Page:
by Keaton Weiss
In her recent appearance on the “Primo Nutmeg” podcast, Jill Stein recounts her public appeal to Bernie Sanders in July of 2016. Her offer was a simple one. She invited Bernie to replace her at the top of the ticket, and run for president as the Green Party nominee. She made this offer after all the primary states had voted, and just weeks before the Democratic National Convention, when Hillary Clinton was set to officially secure the Democratic nomination.
Stein, in her interview, expresses a good deal of disappointment that Sanders dismissed her proposal out of hand. In fact, the way she puts it, it’s unclear whether he formally declined her offer or simply ignored it altogether. In her words, “He didn’t even want to talk about it.” She goes on to explain why she feels that the deck is once again stacked against him in 2020. She mentions that superdelegates are still part of the equation despite the Democrats’ having removed them from the first ballot, and iterates a concern shared by many progressives that such a crowded Democratic field will yield a final result in which no one candidate has a majority of delegates secured going into the convention, and that ultimately the superdelegates could override the will of the people should they cast their votes on the second ballot for a candidate other than the one with the plurality of delegates, especially if the candidate with the plurality of delegates is Bernie Sanders.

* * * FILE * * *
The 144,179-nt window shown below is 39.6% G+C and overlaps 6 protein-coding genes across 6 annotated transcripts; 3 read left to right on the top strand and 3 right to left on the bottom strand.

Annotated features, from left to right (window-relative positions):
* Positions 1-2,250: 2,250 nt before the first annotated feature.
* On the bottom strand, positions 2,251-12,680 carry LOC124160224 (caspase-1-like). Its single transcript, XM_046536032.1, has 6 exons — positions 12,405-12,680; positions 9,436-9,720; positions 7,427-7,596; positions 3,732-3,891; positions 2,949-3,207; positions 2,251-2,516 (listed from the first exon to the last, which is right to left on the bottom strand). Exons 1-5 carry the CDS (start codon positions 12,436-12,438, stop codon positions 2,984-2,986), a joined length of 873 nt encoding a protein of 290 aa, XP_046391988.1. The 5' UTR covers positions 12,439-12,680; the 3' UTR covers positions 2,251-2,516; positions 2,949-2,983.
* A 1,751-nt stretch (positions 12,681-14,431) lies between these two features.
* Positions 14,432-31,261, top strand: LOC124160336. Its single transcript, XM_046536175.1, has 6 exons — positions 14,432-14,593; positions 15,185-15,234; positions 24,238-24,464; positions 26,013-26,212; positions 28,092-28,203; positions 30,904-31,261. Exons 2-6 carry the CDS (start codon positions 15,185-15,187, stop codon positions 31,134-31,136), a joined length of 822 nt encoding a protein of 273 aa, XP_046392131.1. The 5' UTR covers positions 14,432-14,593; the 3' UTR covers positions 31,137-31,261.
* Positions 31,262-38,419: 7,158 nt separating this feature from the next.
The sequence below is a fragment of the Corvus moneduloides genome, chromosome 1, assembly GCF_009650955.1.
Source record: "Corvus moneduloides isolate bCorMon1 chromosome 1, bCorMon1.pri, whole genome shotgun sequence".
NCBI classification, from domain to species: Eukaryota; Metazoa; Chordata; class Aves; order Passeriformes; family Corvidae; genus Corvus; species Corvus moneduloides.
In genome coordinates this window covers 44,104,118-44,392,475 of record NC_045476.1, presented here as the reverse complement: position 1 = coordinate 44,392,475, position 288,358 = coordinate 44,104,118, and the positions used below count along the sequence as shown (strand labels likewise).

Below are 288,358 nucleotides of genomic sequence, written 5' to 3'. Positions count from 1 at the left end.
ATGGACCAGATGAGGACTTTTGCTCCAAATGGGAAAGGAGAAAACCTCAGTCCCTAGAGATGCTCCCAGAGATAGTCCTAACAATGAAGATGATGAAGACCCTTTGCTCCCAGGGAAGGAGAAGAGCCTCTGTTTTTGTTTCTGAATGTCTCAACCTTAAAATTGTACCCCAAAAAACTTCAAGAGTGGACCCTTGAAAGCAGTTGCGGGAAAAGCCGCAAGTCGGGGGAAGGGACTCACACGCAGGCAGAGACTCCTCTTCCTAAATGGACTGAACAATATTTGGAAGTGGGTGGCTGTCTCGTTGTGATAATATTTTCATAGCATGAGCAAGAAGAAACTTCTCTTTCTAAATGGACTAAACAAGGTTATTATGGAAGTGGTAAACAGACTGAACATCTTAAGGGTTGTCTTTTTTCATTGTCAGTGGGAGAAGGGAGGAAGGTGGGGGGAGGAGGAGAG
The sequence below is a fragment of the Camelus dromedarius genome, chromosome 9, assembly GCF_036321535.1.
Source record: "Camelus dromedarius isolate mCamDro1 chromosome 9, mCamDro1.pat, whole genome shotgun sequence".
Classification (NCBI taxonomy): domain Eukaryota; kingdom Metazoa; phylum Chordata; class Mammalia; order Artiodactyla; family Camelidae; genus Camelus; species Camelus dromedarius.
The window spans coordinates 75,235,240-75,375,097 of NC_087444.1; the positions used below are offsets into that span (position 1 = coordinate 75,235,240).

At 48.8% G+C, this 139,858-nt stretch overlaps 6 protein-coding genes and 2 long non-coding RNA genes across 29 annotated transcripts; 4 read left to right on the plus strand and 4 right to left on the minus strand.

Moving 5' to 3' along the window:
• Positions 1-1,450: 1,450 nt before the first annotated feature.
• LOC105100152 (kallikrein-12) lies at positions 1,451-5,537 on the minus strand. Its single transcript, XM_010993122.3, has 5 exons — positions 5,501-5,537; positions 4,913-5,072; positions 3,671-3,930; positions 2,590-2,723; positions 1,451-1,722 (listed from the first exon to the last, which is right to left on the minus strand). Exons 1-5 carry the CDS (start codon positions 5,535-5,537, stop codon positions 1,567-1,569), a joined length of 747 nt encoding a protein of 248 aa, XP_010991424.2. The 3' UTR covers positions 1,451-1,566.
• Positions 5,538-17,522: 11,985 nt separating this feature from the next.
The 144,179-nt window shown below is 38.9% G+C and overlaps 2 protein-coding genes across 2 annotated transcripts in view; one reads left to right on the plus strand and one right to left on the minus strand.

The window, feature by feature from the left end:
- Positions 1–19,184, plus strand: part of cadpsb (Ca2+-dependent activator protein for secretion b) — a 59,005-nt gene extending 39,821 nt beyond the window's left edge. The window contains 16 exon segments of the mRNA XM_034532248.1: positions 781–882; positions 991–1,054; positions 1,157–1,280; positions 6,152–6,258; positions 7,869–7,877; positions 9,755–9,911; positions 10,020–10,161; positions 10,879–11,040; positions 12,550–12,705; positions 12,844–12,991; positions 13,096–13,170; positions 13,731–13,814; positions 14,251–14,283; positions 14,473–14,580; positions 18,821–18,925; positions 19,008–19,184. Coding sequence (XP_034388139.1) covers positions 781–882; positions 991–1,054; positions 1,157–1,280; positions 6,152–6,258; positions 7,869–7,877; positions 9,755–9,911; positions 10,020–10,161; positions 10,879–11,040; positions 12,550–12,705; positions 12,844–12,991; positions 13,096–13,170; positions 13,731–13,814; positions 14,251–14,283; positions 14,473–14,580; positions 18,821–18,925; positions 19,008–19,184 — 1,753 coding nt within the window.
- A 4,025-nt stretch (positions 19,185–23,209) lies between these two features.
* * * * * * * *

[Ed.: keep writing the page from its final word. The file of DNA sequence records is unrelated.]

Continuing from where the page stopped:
“The Democrats have offered false hopes for decades and decades,” she says, “I personally can’t put my eggs into that basket, and think that the Democrats are gonna somehow magically allow a progressive to get the nomination.” Her bleak outlook extends far beyond Bernie’s prospects. She mentions that “America and the world are crumbling,” and that absent the implementation of a transformative vision, climate change, nuclear proliferation, economic inequality, and the rise of fascism, will swallow us whole.
Surely, if the game is as rigged as she says it is, and the hour is as late as she says it is, her answer for such a dire moment cannot possibly be another third party presidential run in which the best case scenario is a 5% showing to secure federal funding for her party the next time around.
Rather, I’d argue, it’s time to think outside the box. If the Green Party wants to finally become a relevant political force in this country, it now has its chance: endorse Bernie Sanders for president in 2020, and promise not to run a candidate on the Green Party line should he be the Democratic nominee. And make this announcement right now.
It stands to reason that the Greens would be open to such an arrangement, as Jill Stein herself was willing to cede her own presidential nomination to Bernie, and was confident she could persuade the party at large to sign off on such a move. Announcing this endorsement and defining its terms could have any one or more of many different effects, all of which are positive for both the Sanders campaign and the Green Party moving forward (to clarify, I’m not a Green. I’m an independent. This is just some free advice.)